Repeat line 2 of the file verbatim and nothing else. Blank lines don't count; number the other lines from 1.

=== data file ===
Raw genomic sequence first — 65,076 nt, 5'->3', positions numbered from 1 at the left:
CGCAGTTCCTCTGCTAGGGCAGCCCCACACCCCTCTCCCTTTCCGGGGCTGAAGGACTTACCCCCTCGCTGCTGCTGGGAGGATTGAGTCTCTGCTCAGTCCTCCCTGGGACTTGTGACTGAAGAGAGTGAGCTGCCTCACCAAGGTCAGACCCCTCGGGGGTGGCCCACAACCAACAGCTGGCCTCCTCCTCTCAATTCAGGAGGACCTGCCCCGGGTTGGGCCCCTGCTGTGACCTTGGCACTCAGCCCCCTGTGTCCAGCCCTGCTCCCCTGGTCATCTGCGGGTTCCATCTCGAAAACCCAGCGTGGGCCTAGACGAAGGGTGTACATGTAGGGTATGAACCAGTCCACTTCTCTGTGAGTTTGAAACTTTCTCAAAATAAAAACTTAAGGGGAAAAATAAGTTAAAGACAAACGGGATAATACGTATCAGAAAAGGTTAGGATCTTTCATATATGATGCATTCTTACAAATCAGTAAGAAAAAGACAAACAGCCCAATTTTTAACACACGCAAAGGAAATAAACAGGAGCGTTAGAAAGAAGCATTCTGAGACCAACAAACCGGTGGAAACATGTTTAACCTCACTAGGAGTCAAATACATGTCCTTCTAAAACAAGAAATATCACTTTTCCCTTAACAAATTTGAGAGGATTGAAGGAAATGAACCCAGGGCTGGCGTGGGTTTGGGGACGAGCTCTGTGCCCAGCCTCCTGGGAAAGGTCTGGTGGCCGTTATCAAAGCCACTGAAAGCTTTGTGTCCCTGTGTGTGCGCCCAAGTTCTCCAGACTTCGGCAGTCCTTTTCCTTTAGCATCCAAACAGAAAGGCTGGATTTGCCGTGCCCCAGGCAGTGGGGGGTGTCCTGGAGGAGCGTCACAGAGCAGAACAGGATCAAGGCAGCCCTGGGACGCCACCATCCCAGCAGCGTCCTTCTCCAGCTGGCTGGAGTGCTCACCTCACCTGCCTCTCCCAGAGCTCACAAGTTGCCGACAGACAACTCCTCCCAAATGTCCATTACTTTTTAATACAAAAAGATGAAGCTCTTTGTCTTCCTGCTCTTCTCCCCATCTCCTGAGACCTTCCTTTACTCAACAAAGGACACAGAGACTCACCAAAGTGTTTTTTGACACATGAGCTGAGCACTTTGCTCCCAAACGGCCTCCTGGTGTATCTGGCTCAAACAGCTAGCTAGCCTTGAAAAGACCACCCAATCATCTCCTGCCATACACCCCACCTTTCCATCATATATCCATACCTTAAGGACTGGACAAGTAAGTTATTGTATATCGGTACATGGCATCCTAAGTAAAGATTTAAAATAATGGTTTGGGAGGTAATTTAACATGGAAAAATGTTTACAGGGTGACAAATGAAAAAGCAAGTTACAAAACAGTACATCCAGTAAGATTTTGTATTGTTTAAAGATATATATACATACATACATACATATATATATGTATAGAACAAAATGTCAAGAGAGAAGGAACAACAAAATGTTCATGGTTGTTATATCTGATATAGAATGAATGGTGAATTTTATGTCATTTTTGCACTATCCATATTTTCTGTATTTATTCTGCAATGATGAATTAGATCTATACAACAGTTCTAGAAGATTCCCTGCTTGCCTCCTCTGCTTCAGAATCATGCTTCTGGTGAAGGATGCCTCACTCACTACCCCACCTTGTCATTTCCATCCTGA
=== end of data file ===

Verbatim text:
CGCAGTTCCTCTGCTAGGGCAGCCCCACACCCCTCTCCCTTTCCGGGGCTGAAGGACTTACCCCCTCGCTGCTGCTGGGAGGATTGAGTCTCTGCTCAGTCCTCCCTGGGACTTGTGACTGAAGAGAGTGAGCTGCCTCACCAAGGTCAGACCCCTCGGGGGTGGCCCACAACCAACAGCTGGCCTCCTCCTCTCAATTCAGGAGGACCTGCCCCGGGTTGGGCCCCTGCTGTGACCTTGGCACTCAGCCCCCTGTGTCCAGCCCTGCTCCCCTGGTCATCTGCGGGTTCCATCTCGAAAACCCAGCGTGGGCCTAGACGAAGGGTGTACATGTAGGGTATGAACCAGTCCACTTCTCTGTGAGTTTGAAACTTTCTCAAAATAAAAACTTAAGGGGAAAAATAAGTTAAAGACAAACGGGATAATACGTATCAGAAAAGGTTAGGATCTTTCATATATGATGCATTCTTACAAATCAGTAAGAAAAAGACAAACAGCCCAATTTTTAACACACGCAAAGGAAATAAACAGGAGCGTTAGAAAGAAGCATTCTGAGACCAACAAACCGGTGGAAACATGTTTAACCTCACTAGGAGTCAAATACATGTCCTTCTAAAACAAGAAATATCACTTTTCCCTTAACAAATTTGAGAGGATTGAAGGAAATGAACCCAGGGCTGGCGTGGGTTTGGGGACGAGCTCTGTGCCCAGCCTCCTGGGAAAGGTCTGGTGGCCGTTATCAAAGCCACTGAAAGCTTTGTGTCCCTGTGTGTGCGCCCAAGTTCTCCAGACTTCGGCAGTCCTTTTCCTTTAGCATCCAAACAGAAAGGCTGGATTTGCCGTGCCCCAGGCAGTGGGGGGTGTCCTGGAGGAGCGTCACAGAGCAGAACAGGATCAAGGCAGCCCTGGGACGCCACCATCCCAGCAGCGTCCTTCTCCAGCTGGCTGGAGTGCTCACCTCACCTGCCTCTCCCAGAGCTCACAAGTTGCCGACAGACAACTCCTCCCAAATGTCCATTACTTTTTAATACAAAAAGATGAAGCTCTTTGTCTTCCTGCTCTTCTCCCCATCTCCTGAGACCTTCCTTTACTCAACAAAGGACACAGAGACTCACCAAAGTGTTTTTTGACACATGAGCTGAGCACTTTGCTCCCAAACGGCCTCCTGGTGTATCTGGCTCAAACAGCTAGCTAGCCTTGAAAAGACCACCCAATCATCTCCTGCCATACACCCCACCTTTCCATCATATATCCATACCTTAAGGACTGGACAAGTAAGTTATTGTATATCGGTACATGGCATCCTAAGTAAAGATTTAAAATAATGGTTTGGGAGGTAATTTAACATGGAAAAATGTTTACAGGGTGACAAATGAAAAAGCAAGTTACAAAACAGTACATCCAGTAAGATTTTGTATTGTTTAAAGATATATATACATACATACATACATATATATATGTATAGAACAAAATGTCAAGAGAGAAGGAACAACAAAATGTTCATGGTTGTTATATCTGATATAGAATGAATGGTGAATTTTATGTCATTTTTGCACTATCCATATTTTCTGTATTTATTCTGCAATGATGAATTAGATCTATACAACAGTTCTAGAAGATTCCCTGCTTGCCTCCTCTGCTTCAGAATCATGCTTCTGGTGAAGGATGCCTCACTCACTACCCCACCTTGTCATTTCCATCCTGA